ADVANCE ONLINE PUBLICATION
Myosin 1D and the branched actin network control the condensation of p62 bodies
Xuezhao Feng1,2,† , Wanqing Du3,† , Mingrui Ding4,† , Wenkang Zhao3 , Xirenayi Xirefu1,2,5 , Meisheng Ma6 , Yuhui Zhuang7 , Xiaoyu Fu8 , Jiangfeng Shen7 , Jinpei Zhang1,2 , Xiuying Lei1,2 , Daxiao Sun3 , Qing Xi1,2 , Yiliyasi Aisa1,2,5 , Qian Chen1,2 , Ying Li3,9 , Wenjuan Wang9 , Shanjin Huang7 , Li Yu3 , Pilong Li4,* , Na Mi1,2,*1State Key Laboratory of Pathogenesis, Prevention and Treatment of Central Asian High Incidence Diseases, Clinical Medical Research Institute, The First Affiliated Hospital of Xinjiang Medical University, Urumqi, Xinjiang, China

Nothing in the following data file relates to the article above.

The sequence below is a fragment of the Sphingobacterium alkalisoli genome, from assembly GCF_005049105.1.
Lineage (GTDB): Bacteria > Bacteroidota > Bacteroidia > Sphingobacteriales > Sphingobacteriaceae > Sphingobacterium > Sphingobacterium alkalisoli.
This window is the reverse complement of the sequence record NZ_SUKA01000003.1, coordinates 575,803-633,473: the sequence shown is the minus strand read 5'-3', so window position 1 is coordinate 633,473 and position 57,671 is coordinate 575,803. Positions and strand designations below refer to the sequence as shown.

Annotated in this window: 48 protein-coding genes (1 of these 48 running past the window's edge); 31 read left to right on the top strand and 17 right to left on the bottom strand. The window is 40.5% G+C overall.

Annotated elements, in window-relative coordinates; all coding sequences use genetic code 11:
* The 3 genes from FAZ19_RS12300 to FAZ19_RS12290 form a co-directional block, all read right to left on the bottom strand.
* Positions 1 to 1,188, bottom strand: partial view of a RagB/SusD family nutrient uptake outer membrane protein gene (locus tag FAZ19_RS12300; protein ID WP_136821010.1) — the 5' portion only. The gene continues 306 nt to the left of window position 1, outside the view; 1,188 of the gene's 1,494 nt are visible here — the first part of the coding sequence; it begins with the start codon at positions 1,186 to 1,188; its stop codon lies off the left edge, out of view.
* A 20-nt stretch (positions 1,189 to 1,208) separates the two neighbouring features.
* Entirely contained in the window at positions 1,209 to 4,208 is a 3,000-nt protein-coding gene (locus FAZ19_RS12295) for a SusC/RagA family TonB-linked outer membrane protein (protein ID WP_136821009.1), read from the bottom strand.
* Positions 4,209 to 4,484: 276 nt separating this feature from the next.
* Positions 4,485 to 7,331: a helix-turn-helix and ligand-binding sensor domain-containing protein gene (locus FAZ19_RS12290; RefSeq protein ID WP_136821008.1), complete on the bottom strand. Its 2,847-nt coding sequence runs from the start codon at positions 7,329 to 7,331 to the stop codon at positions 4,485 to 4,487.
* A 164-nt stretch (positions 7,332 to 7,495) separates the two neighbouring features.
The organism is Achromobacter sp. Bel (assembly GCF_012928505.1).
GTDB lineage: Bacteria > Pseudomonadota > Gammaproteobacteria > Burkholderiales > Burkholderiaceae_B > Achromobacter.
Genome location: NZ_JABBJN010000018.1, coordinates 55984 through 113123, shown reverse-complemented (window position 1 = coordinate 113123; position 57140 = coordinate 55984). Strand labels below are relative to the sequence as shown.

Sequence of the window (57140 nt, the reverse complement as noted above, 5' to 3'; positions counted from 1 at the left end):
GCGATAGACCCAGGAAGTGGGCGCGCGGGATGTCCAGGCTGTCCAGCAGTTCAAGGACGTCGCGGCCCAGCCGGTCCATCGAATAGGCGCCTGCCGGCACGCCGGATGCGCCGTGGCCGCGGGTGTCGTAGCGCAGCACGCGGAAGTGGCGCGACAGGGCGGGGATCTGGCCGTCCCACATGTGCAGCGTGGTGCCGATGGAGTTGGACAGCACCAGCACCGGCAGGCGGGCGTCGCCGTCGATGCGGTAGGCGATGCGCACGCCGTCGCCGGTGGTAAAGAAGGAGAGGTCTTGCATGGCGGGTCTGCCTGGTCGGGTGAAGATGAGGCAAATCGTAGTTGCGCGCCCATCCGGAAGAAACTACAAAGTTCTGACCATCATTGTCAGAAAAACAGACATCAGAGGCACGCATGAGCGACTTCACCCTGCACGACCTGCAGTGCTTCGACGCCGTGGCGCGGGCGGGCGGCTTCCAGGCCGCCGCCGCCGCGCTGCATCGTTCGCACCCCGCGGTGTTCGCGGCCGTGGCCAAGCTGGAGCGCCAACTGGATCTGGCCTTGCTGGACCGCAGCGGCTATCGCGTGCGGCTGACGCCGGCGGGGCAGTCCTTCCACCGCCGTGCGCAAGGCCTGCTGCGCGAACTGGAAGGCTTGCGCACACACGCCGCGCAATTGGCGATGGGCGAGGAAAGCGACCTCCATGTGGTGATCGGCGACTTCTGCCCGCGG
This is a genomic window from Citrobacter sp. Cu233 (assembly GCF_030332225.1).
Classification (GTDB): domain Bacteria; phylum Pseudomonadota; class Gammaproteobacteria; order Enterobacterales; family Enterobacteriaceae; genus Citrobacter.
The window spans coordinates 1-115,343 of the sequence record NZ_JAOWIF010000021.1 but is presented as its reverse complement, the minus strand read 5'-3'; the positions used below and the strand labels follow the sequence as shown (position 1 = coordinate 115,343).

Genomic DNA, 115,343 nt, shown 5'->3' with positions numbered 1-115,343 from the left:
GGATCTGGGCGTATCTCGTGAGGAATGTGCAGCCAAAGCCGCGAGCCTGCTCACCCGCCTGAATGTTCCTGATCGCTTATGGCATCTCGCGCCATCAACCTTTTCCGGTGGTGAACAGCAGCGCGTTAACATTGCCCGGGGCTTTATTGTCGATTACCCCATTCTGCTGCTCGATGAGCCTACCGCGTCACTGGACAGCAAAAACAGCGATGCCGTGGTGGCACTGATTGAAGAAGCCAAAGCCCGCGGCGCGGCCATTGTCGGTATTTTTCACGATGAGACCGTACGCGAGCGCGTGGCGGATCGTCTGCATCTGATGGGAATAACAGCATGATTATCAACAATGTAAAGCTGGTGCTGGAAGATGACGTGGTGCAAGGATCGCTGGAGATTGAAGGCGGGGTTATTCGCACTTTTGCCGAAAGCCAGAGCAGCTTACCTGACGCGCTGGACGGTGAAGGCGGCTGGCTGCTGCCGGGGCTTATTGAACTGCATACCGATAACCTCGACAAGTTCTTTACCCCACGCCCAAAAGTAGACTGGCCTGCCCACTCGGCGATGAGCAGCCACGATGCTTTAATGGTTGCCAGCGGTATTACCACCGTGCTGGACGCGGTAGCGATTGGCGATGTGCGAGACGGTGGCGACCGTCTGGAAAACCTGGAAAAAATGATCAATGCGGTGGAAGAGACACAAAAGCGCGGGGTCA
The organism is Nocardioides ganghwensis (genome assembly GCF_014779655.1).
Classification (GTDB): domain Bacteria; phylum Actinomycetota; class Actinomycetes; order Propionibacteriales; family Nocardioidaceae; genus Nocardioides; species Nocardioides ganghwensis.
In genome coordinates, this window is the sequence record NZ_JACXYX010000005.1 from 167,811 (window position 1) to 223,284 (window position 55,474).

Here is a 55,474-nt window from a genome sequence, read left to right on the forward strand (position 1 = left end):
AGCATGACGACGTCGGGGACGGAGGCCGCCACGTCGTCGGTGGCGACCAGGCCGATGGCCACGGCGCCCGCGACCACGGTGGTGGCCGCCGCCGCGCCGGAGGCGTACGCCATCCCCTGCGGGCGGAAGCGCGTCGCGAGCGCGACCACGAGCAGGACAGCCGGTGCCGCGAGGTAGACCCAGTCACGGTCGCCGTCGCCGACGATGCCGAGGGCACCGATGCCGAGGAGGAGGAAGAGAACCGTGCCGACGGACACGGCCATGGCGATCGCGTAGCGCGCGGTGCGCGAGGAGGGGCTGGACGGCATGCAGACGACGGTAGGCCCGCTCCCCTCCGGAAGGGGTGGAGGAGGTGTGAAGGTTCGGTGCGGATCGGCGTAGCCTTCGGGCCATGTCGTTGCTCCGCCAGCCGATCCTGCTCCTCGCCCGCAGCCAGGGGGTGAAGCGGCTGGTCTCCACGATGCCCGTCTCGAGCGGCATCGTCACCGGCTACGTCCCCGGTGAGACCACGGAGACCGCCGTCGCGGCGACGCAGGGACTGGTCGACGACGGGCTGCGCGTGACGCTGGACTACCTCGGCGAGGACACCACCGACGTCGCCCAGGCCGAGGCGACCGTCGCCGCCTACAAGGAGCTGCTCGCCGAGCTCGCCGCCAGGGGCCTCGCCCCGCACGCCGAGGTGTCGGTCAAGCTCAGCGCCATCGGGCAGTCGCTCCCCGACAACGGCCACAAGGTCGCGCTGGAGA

Biomolecular condensation driven by liquid–liquid phase separation (LLPS) is key to assembly of membraneless organelles in numerous crucial pathways. It is largely unknown how cellular structures or components spatiotemporally regulate LLPS and condensate formation. Here we reveal that cytoskeletal dynamics can control the condensation of p62 bodies comprising the autophagic adaptor p62/SQSTM1 and poly-ubiquitinated cargos. Branched actin networks are associated with p62 bodies and are required for their condensation. Myosin 1D, a branched actin-associated motor protein, drives coalescence of small nanoscale p62 bodies into large micron-scale condensates along the branched actin network. Impairment of actin cytoskeletal networks compromises the condensation of p62 bodies and retards substrate degradation by autophagy in both cellular models and Myosin 1D knockout mice. Coupling of LLPS scaffold to cytoskeleton systems may represent a general mechanism by which cells exert spatiotemporal control over phase condensation processes.